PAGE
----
The great outdoors is a natural treatment center for ADHD and makes for incredible experiences for kids with ADHD.
In a national study published in September 2004, researchers Frances Kuo and Andrea Taylor indicated that “Green outdoor settings appear to reduce ADHD symptoms in children across a wide range of individual, residential, and case characteristics.” This point is further emphasized in the book by Richard Louv, “Last Child in the Woods,” where he introduces the phrase “Nature Deficit Disorder.”
As the Executive Director for SOAR, an outdoor adventure camp and school specifically serving youth diagnosed with ADHD, I am often asked the question, “What benefit will my child gain from attending this type of program?”
Let me begin by asking you to do a simple exercise:
Think about a place of serenity, healing, and rejuvenation. Can you visualize it? More than likely, you thought about an outdoor setting — maybe with a stream or the wind rustling through the trees. The outdoors can be an amazing place to nurture the human spirit.
Choosing the right summer experience for your child can be a daunting task. Camp can and should be a time for children to have fun, expand their abilities, and learn more about their potential. Unfortunately, for many children diagnosed with ADHD, the experience can be fraught with disappointment, anxiety, and frustration. However, the right summer camp adventure may help your child develop problem-solving skills, effective communication strategies, increased self-awareness, and social skills.
Outdoor Adventure Experiences for Kids with ADHD
Outdoor adventure programs offer a wide spectrum of activities that foster communication, creativity, and ingenuity. They are designed to empower children to make healthy choices, learn more about themselves, overcome challenges, and relate lessons learned from these experiences to other aspects of their lives back at home.
For example, they develop:
- Life Skills: Camp can be an amazing place to learn and practice important life skills for children. Campers have a chance to make new friendships, which gives them an opportunity to practice important social skills.
- Problem-Solving Skills: Children will encounter an array of opportunities to foster new problem-solving skills and to gain a measure of independence.
- Relationship Building Skills: Camping provides the opportunity to practice relationship building and offers wonderful chances to make lifelong friendships.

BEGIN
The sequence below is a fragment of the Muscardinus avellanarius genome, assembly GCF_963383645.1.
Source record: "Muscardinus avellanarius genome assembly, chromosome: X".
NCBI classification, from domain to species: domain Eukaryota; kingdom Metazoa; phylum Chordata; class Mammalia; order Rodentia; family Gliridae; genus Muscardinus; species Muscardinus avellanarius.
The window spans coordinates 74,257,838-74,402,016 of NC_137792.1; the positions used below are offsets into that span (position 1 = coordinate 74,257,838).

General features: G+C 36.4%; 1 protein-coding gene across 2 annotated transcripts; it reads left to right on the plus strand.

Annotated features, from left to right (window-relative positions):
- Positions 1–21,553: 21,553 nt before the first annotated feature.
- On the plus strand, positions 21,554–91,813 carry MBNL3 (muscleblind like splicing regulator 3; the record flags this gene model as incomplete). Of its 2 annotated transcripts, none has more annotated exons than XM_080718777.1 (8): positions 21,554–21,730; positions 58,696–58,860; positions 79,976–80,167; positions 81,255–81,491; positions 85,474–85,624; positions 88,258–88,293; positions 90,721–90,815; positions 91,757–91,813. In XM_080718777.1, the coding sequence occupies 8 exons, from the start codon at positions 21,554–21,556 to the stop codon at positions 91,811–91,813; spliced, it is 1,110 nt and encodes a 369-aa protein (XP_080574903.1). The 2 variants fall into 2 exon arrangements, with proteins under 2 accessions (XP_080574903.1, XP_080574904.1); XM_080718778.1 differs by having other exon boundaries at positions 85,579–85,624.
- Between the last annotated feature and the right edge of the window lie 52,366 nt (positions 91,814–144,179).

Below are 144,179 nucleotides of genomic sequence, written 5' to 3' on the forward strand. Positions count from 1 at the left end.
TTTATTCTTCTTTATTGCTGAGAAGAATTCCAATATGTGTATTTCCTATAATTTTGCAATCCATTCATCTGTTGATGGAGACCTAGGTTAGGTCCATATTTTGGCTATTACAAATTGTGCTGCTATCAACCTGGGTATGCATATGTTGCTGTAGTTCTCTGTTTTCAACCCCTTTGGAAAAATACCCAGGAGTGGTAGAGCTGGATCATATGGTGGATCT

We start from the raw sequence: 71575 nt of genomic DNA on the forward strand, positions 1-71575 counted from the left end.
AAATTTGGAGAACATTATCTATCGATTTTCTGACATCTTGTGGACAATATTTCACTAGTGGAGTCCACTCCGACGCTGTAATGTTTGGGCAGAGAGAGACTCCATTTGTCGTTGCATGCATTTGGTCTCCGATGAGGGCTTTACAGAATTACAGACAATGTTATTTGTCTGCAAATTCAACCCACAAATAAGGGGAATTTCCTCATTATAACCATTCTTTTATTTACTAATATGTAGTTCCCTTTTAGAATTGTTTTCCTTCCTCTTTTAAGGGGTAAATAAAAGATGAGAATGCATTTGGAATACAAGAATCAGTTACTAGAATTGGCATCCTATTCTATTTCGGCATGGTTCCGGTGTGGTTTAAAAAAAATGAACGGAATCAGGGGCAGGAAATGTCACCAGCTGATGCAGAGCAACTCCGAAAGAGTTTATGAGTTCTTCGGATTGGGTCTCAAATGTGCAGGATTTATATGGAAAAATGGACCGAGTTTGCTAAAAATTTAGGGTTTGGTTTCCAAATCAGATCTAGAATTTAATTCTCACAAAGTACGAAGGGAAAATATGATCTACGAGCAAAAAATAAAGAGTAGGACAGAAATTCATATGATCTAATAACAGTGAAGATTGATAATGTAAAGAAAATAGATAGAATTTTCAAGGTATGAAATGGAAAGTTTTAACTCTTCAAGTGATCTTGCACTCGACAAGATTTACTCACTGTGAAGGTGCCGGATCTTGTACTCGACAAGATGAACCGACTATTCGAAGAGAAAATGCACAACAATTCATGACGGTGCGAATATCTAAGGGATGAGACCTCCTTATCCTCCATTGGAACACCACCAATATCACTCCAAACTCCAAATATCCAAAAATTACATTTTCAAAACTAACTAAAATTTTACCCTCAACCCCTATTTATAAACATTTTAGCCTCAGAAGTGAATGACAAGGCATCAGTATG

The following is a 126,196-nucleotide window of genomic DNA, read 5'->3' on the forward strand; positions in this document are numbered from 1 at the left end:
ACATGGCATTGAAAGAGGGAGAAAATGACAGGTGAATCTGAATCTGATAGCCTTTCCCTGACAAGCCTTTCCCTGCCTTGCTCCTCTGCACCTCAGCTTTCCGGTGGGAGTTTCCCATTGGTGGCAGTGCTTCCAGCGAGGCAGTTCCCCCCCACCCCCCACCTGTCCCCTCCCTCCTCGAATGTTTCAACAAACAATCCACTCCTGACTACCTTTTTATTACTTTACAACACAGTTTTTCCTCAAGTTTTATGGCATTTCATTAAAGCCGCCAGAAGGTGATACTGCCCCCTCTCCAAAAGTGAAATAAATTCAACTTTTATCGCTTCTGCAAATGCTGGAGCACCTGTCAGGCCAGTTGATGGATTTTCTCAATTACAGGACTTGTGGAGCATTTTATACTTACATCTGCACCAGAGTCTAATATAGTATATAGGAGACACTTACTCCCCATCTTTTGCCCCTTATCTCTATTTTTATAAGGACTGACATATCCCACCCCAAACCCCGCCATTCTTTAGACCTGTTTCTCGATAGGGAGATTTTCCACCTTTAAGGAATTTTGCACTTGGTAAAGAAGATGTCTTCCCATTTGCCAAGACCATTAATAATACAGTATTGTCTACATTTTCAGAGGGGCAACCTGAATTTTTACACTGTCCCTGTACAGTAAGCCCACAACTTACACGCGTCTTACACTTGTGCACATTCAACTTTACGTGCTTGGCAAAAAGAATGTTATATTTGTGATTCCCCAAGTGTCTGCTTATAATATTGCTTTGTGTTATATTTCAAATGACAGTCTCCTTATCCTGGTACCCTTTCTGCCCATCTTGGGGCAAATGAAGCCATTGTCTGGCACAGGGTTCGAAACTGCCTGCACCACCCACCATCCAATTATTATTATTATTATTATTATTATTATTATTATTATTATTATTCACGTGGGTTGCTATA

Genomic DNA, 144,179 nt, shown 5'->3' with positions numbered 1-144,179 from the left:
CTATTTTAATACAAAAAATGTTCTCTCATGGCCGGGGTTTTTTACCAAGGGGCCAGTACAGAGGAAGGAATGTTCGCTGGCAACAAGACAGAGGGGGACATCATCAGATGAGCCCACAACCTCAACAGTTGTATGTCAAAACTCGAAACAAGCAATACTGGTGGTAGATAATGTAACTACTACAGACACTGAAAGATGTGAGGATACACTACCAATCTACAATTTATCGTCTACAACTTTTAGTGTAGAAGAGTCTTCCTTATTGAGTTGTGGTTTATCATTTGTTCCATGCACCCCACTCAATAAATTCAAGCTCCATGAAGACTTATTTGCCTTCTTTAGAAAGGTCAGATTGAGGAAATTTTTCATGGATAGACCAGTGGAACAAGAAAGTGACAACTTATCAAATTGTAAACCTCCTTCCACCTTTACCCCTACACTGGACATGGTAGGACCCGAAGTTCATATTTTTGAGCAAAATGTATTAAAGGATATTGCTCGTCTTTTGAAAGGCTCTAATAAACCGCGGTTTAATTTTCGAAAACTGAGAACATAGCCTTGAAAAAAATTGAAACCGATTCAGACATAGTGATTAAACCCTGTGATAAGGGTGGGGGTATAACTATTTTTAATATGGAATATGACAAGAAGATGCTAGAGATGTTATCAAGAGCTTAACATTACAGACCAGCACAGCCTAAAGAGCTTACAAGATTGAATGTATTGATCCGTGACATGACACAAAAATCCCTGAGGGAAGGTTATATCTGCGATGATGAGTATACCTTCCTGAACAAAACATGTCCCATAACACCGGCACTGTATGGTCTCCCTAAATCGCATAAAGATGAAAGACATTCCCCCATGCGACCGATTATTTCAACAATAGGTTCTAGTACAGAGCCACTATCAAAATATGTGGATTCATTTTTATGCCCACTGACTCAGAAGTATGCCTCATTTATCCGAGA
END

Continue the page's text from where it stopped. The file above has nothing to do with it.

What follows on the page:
- Leadership Skills: While at camp, most programs have systems in place to allow students to rotate responsibilities, ensuring all children have an opportunity to explore their leadership potential.
- Communication Skills: A summer camp experience gives young people a chance to learn to work together effectively, acquiring skills in group activities.
New Areas of Interest: Let's face it, time is a commodity, and during the school year, there is only so much exploration that can occur. Many kids today don't get a chance to be outdoors nearly enough. Possibilities include climbing, hiking, canoeing, rafting, SCUBA diving, snorkeling, horseback riding, surfing, high ropes courses, and zip line tours.
Transfer of Learning
In our camping adventure programs, we use an approach called the metaphoric transfer of learning. These are experiential opportunities where students participate in activities, then discuss them and how they relate to real life.
For example, students climb a cliff. Then during reflective discussions, they look at the link between skills used during the climb and similar skills needed to navigate friendships. For instance, the safety rope attached to a climber is a great representation of the trust relationship between children and the people who support them. Therefore, we take extra care to be careful with ropes, as we should with those relationships.
This kind of life lesson is just one of the great gifts that outdoor adventure and experiences for kids with ADHD can give.
The Learning Continues into Adulthood
The benefits of adventure camping do not end with a child's transition into adulthood. I recently attended the wedding of a former camper. When she saw me, she rushed over and screamed, “Big John, you came!” She looked so beautiful on this important day, and I was so impressed with how far she had come. Her parents joined me and reflected on the girl she was. Her mother expressed, with tears in her eyes, “We couldn't have done it without you. We never thought this day would come.”
You see, camp isn't just a way to fill time in the summer. It's a wonderfully unique opportunity to help children develop their potential, nurture their spirit, and provide a platform to launch their development. Perhaps the greatest compliment I have ever been given came from a camper who simply stated, “At SOAR, I get to be the person I will someday become.”
When you find the right camp for your child, the result can be increased self-esteem, a new-found sense of independence, and a magical place where children can get to be the person they will someday become.